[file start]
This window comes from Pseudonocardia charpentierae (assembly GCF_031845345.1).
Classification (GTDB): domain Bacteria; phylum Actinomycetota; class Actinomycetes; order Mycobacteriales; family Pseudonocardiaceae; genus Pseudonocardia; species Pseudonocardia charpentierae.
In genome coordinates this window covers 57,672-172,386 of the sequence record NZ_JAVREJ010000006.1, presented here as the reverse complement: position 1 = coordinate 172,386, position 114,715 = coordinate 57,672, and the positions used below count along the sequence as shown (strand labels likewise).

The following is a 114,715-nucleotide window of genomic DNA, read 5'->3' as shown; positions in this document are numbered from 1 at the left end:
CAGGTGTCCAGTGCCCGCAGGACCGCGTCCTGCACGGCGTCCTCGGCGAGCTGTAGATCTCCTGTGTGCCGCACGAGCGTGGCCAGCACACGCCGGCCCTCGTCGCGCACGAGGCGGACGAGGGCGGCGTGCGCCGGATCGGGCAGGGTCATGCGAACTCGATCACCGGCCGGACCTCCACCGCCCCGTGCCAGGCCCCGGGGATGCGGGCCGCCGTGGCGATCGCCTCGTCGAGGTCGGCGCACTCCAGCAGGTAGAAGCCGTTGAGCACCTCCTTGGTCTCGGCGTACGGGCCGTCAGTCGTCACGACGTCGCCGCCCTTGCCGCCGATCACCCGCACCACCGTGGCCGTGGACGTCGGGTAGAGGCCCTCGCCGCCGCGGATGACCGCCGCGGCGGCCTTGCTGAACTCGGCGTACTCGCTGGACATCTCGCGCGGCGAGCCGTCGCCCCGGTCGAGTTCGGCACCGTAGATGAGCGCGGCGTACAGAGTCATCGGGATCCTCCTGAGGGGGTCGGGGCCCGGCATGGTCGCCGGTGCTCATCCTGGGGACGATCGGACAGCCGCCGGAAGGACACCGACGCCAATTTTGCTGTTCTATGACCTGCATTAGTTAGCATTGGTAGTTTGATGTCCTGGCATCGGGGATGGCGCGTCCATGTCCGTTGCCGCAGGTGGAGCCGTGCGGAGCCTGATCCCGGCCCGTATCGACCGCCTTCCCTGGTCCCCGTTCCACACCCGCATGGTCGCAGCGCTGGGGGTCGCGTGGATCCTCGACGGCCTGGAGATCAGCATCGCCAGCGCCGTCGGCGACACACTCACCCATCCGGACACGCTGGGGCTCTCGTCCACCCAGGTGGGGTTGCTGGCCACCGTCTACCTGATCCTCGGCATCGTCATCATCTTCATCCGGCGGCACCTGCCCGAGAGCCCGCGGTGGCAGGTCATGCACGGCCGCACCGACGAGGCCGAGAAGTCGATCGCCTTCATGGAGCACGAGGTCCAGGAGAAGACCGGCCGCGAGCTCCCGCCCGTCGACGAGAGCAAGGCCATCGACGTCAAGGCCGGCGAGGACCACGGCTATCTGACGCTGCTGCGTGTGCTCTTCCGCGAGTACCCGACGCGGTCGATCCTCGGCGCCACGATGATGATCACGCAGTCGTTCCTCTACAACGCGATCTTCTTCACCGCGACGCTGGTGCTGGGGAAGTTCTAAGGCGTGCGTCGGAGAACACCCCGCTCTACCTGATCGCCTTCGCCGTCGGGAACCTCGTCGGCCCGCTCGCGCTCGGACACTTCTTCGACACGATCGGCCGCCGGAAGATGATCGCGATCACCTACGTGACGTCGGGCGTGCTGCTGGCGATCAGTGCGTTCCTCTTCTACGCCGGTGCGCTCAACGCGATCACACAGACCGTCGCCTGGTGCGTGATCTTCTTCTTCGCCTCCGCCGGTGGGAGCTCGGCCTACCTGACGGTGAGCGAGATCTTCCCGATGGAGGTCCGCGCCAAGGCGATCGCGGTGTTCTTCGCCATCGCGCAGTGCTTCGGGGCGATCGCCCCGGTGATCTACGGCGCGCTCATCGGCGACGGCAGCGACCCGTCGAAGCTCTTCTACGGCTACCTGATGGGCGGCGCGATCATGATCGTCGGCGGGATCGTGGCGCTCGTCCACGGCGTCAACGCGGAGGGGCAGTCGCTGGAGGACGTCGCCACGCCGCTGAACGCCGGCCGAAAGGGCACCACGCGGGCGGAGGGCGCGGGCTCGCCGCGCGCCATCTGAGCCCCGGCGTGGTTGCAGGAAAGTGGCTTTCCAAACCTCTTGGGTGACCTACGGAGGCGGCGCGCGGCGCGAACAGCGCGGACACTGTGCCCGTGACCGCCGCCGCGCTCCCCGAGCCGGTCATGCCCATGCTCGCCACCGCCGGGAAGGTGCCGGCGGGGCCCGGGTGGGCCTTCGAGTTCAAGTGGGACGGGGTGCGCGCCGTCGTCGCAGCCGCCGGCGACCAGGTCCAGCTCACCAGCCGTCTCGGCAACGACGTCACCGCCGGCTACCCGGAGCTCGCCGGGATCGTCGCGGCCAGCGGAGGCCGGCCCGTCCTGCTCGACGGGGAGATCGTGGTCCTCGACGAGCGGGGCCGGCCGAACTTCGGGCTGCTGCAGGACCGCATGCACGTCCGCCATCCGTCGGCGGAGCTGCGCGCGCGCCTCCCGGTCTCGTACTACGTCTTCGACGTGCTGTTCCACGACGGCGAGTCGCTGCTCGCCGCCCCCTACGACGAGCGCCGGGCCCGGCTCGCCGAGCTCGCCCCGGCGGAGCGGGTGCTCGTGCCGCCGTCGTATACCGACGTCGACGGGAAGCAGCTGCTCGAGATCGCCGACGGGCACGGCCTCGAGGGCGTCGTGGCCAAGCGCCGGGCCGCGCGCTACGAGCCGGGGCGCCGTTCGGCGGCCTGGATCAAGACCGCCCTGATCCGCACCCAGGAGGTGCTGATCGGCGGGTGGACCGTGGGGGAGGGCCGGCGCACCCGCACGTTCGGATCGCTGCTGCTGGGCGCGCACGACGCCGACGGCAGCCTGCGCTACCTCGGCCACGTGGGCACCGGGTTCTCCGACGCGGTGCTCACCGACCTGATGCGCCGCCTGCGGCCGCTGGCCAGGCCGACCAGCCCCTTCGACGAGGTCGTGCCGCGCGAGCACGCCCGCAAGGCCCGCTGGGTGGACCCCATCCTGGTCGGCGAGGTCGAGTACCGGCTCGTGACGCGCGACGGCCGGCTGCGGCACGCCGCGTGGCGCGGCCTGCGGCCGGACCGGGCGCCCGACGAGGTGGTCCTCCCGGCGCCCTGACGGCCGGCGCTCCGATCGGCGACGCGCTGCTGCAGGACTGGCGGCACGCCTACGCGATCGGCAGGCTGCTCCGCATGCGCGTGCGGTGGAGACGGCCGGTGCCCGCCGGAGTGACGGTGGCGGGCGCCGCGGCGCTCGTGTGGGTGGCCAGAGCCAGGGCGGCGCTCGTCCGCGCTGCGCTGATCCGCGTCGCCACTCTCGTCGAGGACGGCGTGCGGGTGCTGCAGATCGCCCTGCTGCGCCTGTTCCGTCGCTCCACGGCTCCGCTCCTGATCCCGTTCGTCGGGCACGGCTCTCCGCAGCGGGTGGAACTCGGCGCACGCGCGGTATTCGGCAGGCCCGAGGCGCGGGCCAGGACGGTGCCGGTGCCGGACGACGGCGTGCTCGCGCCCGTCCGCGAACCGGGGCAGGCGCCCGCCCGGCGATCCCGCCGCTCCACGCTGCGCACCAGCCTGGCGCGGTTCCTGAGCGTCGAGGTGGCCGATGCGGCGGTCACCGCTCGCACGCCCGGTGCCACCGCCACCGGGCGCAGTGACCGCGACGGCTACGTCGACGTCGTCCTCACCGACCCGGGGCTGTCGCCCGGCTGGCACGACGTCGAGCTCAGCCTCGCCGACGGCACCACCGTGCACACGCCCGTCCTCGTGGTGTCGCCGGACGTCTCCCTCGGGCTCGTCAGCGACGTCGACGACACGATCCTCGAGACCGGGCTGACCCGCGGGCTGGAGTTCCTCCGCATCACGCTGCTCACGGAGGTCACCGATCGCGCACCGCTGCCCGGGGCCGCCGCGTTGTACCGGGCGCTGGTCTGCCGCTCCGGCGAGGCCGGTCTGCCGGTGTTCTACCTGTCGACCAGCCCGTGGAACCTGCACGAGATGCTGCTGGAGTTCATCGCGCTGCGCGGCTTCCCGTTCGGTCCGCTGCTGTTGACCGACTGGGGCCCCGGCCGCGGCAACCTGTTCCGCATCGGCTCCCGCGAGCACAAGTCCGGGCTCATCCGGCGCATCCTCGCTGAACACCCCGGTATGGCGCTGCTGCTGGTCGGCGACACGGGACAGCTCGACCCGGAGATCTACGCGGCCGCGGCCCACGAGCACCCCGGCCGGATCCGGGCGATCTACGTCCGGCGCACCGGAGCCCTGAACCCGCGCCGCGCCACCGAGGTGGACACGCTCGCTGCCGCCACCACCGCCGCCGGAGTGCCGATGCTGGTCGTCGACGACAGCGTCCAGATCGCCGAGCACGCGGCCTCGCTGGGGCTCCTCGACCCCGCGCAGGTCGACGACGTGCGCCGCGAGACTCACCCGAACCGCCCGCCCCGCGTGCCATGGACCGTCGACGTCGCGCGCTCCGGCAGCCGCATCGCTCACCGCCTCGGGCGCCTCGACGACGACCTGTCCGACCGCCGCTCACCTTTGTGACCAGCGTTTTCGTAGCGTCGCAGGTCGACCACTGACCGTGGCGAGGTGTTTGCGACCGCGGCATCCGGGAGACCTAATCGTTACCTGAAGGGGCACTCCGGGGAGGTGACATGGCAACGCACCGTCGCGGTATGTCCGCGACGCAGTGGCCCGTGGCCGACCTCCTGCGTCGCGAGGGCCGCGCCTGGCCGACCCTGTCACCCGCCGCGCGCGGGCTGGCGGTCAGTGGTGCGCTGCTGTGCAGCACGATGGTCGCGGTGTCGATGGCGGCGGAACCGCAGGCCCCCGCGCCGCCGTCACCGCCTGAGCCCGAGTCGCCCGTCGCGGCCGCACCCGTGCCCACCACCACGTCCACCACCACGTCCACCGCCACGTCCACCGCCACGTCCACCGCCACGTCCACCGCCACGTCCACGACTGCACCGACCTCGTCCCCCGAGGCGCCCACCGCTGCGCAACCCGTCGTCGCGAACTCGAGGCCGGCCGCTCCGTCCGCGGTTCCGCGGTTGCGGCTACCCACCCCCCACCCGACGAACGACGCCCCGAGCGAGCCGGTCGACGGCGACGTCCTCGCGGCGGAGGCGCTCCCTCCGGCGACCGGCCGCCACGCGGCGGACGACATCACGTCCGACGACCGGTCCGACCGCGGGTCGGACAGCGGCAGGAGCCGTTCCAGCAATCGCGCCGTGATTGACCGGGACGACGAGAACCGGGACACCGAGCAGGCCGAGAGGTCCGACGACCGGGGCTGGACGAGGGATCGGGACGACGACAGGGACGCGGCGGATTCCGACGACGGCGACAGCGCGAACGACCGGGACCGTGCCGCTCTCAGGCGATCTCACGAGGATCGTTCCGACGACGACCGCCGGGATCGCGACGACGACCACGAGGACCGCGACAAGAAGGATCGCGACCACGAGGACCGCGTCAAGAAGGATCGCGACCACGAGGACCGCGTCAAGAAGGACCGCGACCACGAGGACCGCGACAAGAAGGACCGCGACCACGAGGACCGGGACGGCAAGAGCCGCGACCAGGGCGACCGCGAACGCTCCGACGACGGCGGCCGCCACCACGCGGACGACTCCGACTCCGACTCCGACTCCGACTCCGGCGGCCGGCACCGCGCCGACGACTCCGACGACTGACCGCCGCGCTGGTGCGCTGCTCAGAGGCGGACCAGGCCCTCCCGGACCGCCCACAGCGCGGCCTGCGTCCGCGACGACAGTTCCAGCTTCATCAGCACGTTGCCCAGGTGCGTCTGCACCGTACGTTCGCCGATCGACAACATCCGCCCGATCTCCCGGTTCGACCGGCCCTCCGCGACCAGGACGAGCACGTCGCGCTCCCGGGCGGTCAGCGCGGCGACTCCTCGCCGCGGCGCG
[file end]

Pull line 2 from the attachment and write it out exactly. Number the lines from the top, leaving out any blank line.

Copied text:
Classification (GTDB): domain Bacteria; phylum Actinomycetota; class Actinomycetes; order Mycobacteriales; family Pseudonocardiaceae; genus Pseudonocardia; species Pseudonocardia charpentierae.